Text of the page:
Can aluminium replace the lithium in EV batteries?
An Australian company has figured out how to make viable aluminium-ion batteries with some spectacular superconducting qualities!
Evolution vs Revolution
The current batch of companies who are producing lithium batteries have been trying their best to evolve them as much as possible, to make the electric car a viable alternative to fossil fuel power. And in fact the energy densities have been rising steadily over the last 10 years, to reach levels, times better than the first commercial examples back in the early 90s. But the way a lithium-ion battery works haven't evolved in any direction whatsoever. With that in mind, an Australian company called Graphene Manufacturing Group (GMG) had a breakthrough that looks really promising.
Credit: RedShark News
Based on studies, conducted by the University of Queensland, the battery cells pioneered by GMG can charge 70 times faster than any lithium battery, while being immensely cleaner to produce, much more reliable and capable of significantly higher output! Their rate of charge and discharge can actually be so rapid, they may as well be positioned as superconductors and not as batteries. The production technology replace the expensive (~$13 000 per tonne) lithium with the cheap (~$2000 per tonne) aluminium and while the price is going down - the energy density marks a significant boost!
Rare-earth vs man-made
Thanks to a relatively simple, albeit nano-technological process aluminium atoms are embedded in graphene perforations in roughly the same way lithium goes in cobalt/manganese/nickel alloys. And I know what you're gonna say - graphene is hyper expensive. You would be partly correct - it costs $200 000 per tonne, but the same scientists found a cheap way to produce it from literally any carbon-based trash and garbage. It works fast too - a viable 2D piece is produced in just 10 milliseconds! What's more spectacular is the internal working mechanism of those batteries, which allows aluminium atoms to exchange three electrons per atom, compared to lithium's measly one.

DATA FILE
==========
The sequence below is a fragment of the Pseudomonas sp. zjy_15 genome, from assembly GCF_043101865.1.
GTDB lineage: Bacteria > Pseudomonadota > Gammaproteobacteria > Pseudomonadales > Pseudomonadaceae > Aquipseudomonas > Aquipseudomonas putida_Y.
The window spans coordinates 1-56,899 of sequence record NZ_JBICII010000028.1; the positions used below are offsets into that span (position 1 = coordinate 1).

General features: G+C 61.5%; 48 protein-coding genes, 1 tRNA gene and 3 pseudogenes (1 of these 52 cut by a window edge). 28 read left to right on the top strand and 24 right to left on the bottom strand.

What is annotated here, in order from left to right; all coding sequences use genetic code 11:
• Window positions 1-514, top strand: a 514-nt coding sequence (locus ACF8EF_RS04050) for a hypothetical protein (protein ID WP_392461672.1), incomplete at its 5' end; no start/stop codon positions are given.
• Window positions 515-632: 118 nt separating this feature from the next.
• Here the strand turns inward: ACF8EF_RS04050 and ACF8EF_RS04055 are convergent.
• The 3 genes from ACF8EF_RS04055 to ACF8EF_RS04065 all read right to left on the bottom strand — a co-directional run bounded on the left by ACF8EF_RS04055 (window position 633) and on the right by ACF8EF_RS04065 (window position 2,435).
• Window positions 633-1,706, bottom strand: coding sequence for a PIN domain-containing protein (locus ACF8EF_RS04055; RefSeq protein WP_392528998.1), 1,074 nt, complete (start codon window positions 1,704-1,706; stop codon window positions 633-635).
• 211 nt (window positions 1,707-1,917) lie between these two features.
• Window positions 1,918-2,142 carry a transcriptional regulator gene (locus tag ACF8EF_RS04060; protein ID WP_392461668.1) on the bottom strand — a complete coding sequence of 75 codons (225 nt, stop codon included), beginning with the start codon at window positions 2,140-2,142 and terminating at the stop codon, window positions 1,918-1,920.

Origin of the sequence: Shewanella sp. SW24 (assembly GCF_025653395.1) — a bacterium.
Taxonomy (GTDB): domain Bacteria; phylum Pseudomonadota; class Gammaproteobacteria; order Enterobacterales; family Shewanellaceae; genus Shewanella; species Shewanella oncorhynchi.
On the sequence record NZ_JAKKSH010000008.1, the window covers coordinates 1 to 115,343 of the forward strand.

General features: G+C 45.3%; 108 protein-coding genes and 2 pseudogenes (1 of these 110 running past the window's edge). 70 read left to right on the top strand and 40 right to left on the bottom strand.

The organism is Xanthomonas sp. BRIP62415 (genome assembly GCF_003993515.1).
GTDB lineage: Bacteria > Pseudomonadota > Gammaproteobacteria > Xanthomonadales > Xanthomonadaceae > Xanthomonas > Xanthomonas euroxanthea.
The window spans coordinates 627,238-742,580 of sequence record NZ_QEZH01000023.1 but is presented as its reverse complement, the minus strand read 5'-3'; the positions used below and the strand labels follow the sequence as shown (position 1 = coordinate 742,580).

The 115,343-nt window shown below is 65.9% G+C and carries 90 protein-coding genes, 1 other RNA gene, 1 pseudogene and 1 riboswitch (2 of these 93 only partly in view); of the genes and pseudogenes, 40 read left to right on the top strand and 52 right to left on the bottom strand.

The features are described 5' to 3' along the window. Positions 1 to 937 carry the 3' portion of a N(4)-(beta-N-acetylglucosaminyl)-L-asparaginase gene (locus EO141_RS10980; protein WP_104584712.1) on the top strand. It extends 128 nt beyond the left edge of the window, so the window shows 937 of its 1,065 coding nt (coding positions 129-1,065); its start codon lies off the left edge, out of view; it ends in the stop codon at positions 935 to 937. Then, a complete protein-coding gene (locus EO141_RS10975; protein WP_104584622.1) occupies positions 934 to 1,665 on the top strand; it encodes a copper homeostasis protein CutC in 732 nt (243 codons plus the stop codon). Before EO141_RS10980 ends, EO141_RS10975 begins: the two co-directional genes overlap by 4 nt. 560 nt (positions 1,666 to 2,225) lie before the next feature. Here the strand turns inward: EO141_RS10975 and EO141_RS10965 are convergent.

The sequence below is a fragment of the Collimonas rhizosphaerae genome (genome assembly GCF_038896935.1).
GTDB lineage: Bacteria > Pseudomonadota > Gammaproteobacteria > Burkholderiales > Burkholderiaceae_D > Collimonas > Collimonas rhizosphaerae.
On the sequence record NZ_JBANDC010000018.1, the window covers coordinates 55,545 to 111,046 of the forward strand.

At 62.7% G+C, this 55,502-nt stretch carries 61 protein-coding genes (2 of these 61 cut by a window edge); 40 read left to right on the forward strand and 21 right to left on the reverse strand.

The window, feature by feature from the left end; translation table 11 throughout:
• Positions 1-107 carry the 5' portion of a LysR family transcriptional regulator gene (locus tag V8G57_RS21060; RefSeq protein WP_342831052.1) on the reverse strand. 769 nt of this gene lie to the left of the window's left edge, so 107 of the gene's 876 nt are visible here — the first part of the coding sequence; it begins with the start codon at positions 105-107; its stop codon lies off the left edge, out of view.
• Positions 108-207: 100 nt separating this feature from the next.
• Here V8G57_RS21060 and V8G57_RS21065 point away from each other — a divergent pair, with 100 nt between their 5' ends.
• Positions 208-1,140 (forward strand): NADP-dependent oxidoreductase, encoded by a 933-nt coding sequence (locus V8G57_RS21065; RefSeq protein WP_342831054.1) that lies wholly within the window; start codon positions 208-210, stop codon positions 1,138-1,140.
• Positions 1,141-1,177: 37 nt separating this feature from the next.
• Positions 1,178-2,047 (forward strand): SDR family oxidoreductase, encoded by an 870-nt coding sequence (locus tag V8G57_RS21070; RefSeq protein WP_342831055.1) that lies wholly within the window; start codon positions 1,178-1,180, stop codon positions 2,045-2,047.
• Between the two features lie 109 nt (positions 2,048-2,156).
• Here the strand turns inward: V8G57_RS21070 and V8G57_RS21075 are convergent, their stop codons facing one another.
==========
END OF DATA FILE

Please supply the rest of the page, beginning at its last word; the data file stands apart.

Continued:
The technology does not include any copper for cathodes and it requires only trace-amounts of rare-earth materials. The main components are aluminium foil, aluminium chloride (precursor to aluminium) and urea (ingredient of plant fertilisers). The main takeaway here is that all the metal used in those batteries is easily recyclable. As for the problem with overheating, the Aussies got that covered as well, since aluminium and graphene are great at conducting heat fast. Even with the much higher charge/discharge rates, the batteries remain heat/chemically stable.
This technological breakthrough is in no small part thanks to the creation of a cheap, simple graphene structure with perforations to contain the aluminium. The work of the University of Queensland is unprecedented and outshines brightly every single other attempt out there. Their surface-perforated three-layer graphene with mesopores, just 2.3 nanometers in size had demonstrated electrochemical abilities beyond belief!
Market vs monopoly
Due to the need of financing, the first step of the company is production of coin-sized cells for basic customer needs, but GMG is working on electric vehicle pouch battery cells with a scope of starting a mass production around 2024-2025. The main challenge ahead is that car companies have already signed long-term contracts with lithium battery suppliers. With that said, the cheap plasma-based production process and the high density of the aluminium embedding with next to no material wasted might tempt some manufacturers to start making those batteries on their own.
Credit: Springer Nature
China may have a tight grip on the lithium-ion battery chain, having a sizeable lithium production and processing, but aluminium is highly abundant and within reach for basically any nation in the world. So this technology can have a major geopolitical impact by allowing countries to break the Chinese lithium monopoly in favour of investing, and building their own aluminium battery factories, and even work end-to-end, because the existing technologies for recycling would work just as well with spent aluminium-ion cells with no improvements required.
The human body is made of roughly 12% carbon, so when you're done with your earthly journey, GMG can produce battery-grade graphene out of those 12% of you in just 10 milliseconds, so you can power somebody else's EV!